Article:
A Shooting Star by Wallace Stegner

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From Pulitzer Prize and National Book Award-winning author Wallace Stegner comes a powerful story of living life to the fullest -- now on audio for the first time.

Sabrina Castro is a wealthy, attractive woman married to an older physician who no longer fulfills her dreams. An accidental misstep leads her down the path of moral disintegration. How she comes to terms with her life is the theme of this absorbing personal drama played out against the backdrop of an old Peninsula estate where her mother lives among her servants, her memories of Boston, and her treasured family archives. A Shooting Star displays the storytelling powers that Wallace Stegner's fans have enjoyed for more than half a century.

About Wallace Stegner

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In 1972, Stegner won a Pulitzer Prize for Angle of Repose (1971), a novel about a wheelchair-bound man's re-creation of his New England grandmother's experience in a late nineteenth-century frontier town. As a result, Stegner is undergoing something of a revival. His work enjoys a new appreciation for its traditional narrative forms, its use of rich detail, and the unpretentious way it treats general social and psychological issues. For readers tired or confused by postmodernist fiction, Stegner offers relief. Stegner may also be the beneficiary of a quickening of interest in the latest literary westward expansion that includes such diverse writers as Jane Smiley and Larry McMurtry. Stegner's novels and stories are profoundly influenced by the American West where he grew up, and he wants to construct the history of a place where people went, often trying to escape the past. Moving between Eastern "cultivation" and Western "nature," Stegner's novels trace various stages in the Westward movement of the American experience. Against this broad cultural landscape, showing the modern betrayal of the past, Stegner details individual human behavior through a range of fully conceived and finely drawn characters. He is a master at tracing the changes over time in marriages and friendships, as well as at depicting the poignant tensions between a mind that remains strong in a body that is succumbing to illness.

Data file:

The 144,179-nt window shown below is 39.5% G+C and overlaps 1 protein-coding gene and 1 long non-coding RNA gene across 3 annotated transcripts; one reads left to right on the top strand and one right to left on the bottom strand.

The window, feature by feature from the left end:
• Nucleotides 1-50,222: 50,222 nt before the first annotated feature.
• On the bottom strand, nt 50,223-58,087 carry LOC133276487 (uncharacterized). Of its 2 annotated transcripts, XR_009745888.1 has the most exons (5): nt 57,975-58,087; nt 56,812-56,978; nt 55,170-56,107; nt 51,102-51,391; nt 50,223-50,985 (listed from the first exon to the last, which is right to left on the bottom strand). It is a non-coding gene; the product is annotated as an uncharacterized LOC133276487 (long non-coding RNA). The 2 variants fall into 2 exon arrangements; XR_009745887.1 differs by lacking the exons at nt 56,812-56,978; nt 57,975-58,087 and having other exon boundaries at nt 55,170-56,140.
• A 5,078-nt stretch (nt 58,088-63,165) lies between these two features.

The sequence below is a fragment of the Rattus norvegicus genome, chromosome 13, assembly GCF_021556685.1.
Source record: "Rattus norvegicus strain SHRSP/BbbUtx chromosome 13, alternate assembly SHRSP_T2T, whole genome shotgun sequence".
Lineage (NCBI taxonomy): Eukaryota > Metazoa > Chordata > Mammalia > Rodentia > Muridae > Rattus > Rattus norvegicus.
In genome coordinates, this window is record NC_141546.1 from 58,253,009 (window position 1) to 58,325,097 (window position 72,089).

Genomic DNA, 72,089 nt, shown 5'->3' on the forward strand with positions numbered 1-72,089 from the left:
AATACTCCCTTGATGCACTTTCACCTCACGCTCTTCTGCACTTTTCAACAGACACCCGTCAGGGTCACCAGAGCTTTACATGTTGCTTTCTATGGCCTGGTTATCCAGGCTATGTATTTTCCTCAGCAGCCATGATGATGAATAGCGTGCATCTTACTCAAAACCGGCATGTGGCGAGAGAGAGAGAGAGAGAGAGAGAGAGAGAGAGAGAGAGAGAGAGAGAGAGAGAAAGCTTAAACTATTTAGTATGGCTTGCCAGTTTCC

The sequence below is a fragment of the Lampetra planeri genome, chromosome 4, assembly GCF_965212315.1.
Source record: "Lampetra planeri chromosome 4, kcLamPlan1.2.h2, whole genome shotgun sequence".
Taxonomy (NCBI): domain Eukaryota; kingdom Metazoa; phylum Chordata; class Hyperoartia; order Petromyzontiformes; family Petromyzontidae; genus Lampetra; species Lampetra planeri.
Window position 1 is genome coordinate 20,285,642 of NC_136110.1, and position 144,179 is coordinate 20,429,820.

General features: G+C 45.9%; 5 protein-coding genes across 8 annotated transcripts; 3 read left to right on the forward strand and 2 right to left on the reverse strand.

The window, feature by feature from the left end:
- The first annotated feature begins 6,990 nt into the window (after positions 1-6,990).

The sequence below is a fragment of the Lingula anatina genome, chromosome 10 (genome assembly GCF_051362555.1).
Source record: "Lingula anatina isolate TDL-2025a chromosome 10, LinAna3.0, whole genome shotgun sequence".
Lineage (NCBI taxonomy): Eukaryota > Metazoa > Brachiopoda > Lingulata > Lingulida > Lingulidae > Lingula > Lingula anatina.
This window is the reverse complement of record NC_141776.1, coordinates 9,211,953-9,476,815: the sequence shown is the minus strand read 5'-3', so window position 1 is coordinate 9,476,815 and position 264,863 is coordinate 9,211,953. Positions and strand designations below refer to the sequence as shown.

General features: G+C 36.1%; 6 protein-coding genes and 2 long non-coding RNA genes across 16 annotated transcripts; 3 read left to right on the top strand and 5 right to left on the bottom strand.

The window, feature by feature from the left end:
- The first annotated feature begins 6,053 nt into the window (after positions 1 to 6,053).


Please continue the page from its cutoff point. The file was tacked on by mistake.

Published January 1, 1961 by Viking. 448 pages
Genres: Literature & Fiction. Fiction

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The story is set against the isolation of great wealth in the Peninsula section below San Francisco- and the neighboring suburban developments -- and against Sabrina's vacuity of heritage and background is highlighted the content and satisfaction of a childhood friend, serene in her middle-class ...

Oct 05 2011 | Read Full Review of A Shooting Star

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